Thanksgiving has always made me feel like an outsider, a foreigner enjoying somebody else's holiday. Having grown in Mexico, my Mother made a turkey for my dad's birthday (which happens on or around Turkey Day), but it was always accompanied with tamales and tequila. My Mother would let us skip school, and we used a large parabolic-dish antenna to try to catch a bit of the Macy's parade. As I watched a humongous Snoopy float over 5th Avenue, I felt quite special to have such a cool, internationally saavy mum, quite frankly.
When I moved to the USA at age 20, my first Thanksgiving was lonely. My College counselor invited me to her home, knowing I had no family here. The next few years I had enough friends to gather around the table to Boston Market-bought turkey, turning the dinner into weekend-long wine-fest without remorse. I remember those weekends as if from a warm bubble. Lots of food, silliness and chilling. There was a time when wine worked, and had no real consequences, after all.
However, I was still waiting for the Perfect Thanksgiving. You see, every time I saw a romantic comedy movie centered around Thanksgiving,I thought "I will find that someday". It was such an "American Dream" thing for me. I wanted the whole thing, all of it. The American handsome prince, his quirky parents, the drama-filled sister, the brother who had a slight crush on me, the children that adored me and called me "tia Pamela". I wanted a storyline that involved turkey, tradition, hidden lovemaking in childhood bedrooms - and preferably, a stone on a ring to flash at family members at some point in time.
But my Perfect Thanksgiving did not come. Not for a very long time.
Mr. G (Bachelor #1)
Mr. G was my first husband, circa 2004. I do not actually recall having had a Thanksgiving in the brief time we were together. I drank myself through most of the events we had as a couple (including our very strange wedding), trying to avoid the pain that the mismatched union caused my heart (and my brain). So... no good Turkey Days were had during my "marriage" to Mr. G.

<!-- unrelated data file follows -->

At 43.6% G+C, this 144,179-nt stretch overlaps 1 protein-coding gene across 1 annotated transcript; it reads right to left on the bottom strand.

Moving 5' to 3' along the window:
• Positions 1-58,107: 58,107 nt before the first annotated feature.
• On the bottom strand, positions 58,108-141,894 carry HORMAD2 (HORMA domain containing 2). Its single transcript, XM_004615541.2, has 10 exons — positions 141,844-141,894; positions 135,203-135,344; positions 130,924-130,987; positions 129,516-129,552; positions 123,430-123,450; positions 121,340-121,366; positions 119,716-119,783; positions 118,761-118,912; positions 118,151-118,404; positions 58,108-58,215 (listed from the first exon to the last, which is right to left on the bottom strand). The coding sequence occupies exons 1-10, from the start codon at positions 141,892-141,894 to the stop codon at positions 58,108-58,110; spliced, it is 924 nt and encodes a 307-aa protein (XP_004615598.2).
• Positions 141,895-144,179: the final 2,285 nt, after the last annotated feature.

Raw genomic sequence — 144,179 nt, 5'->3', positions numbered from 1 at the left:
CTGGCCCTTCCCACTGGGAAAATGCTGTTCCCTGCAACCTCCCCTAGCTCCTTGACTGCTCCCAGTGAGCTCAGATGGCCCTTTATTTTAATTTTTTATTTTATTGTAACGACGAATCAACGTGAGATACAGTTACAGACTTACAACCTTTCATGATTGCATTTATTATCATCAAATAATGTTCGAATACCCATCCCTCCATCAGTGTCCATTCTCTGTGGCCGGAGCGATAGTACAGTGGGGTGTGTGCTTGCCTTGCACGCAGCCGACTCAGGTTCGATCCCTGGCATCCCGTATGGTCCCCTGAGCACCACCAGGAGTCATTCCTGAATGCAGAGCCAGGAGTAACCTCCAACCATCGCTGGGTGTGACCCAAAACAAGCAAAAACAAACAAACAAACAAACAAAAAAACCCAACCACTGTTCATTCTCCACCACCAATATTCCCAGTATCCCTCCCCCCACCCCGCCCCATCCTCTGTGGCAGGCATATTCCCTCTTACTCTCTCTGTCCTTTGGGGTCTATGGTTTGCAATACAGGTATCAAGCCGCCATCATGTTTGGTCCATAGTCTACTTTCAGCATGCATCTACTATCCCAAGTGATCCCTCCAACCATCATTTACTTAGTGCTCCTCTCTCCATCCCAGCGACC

I eventually would do Thanksgiving with him and his new wife and daughter. Like... last year. Because I am a civilized badass chick that does things like that. And because its great to arrive to somebody else's home-cooking.
Even if Mr. G is ... well, he is what he is... I am forever grateful that he gave me the world's biggest gift: my Son.
Mr. D (Bachelor #2) - The dodged bullet.
The year was 2008, and I was engaged to Mr. D. The problem was that we were a terrible match. But I could not see it. I was drinking like a fish at the time and my reality had tunnel-vision. Mr. D was very tall, sweet, handsome (I thought so, anyway) and kind. So long as he didn't snap in violent rage fits, of course. There was that. In truth Mr. D suffered from repressed anger, was extremely close-minded and I drove him crazy (not in a good way). Mr. D wore Dockers with leather braided belts and ironed his shirts. He lived for College football season. If you know me, all the above is the definition of hell.
When Mr. D slid a ring on my finger, I actually added a question mark to my answer. "Yes..?" I said weakly.He hugged me with a sigh, and I didn't know how to take it back.